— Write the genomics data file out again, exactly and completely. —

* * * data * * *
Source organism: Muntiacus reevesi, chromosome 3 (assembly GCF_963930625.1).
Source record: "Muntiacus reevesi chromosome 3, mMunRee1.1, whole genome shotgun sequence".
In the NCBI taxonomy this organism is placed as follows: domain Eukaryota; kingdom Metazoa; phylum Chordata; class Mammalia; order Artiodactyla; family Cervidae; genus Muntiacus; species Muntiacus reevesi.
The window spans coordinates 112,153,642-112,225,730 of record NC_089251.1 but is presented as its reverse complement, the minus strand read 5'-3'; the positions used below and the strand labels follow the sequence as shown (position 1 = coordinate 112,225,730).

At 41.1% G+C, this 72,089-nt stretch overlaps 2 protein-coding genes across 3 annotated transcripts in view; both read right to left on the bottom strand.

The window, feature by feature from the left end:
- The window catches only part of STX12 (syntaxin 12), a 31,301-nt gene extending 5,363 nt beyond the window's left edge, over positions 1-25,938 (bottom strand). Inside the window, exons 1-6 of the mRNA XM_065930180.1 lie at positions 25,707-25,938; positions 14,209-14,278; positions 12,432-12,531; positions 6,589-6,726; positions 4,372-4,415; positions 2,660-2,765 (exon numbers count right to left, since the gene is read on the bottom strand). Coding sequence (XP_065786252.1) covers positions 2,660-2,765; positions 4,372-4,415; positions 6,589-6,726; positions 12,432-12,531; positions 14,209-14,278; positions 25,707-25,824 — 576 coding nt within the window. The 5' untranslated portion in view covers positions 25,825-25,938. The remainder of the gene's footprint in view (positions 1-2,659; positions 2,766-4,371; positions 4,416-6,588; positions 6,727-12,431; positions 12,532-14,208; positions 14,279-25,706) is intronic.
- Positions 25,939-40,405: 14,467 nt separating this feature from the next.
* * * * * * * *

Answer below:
Source organism: Muntiacus reevesi, chromosome 3 (assembly GCF_963930625.1).
Source record: "Muntiacus reevesi chromosome 3, mMunRee1.1, whole genome shotgun sequence".
In the NCBI taxonomy this organism is placed as follows: domain Eukaryota; kingdom Metazoa; phylum Chordata; class Mammalia; order Artiodactyla; family Cervidae; genus Muntiacus; species Muntiacus reevesi.
The window spans coordinates 112,153,642-112,225,730 of record NC_089251.1 but is presented as its reverse complement, the minus strand read 5'-3'; the positions used below and the strand labels follow the sequence as shown (position 1 = coordinate 112,225,730).

At 41.1% G+C, this 72,089-nt stretch overlaps 2 protein-coding genes across 3 annotated transcripts in view; both read right to left on the bottom strand.

The window, feature by feature from the left end:
- The window catches only part of STX12 (syntaxin 12), a 31,301-nt gene extending 5,363 nt beyond the window's left edge, over positions 1-25,938 (bottom strand). Inside the window, exons 1-6 of the mRNA XM_065930180.1 lie at positions 25,707-25,938; positions 14,209-14,278; positions 12,432-12,531; positions 6,589-6,726; positions 4,372-4,415; positions 2,660-2,765 (exon numbers count right to left, since the gene is read on the bottom strand). Coding sequence (XP_065786252.1) covers positions 2,660-2,765; positions 4,372-4,415; positions 6,589-6,726; positions 12,432-12,531; positions 14,209-14,278; positions 25,707-25,824 — 576 coding nt within the window. The 5' untranslated portion in view covers positions 25,825-25,938. The remainder of the gene's footprint in view (positions 1-2,659; positions 2,766-4,371; positions 4,416-6,588; positions 6,727-12,431; positions 12,532-14,208; positions 14,279-25,706) is intronic.
- Positions 25,939-40,405: 14,467 nt separating this feature from the next.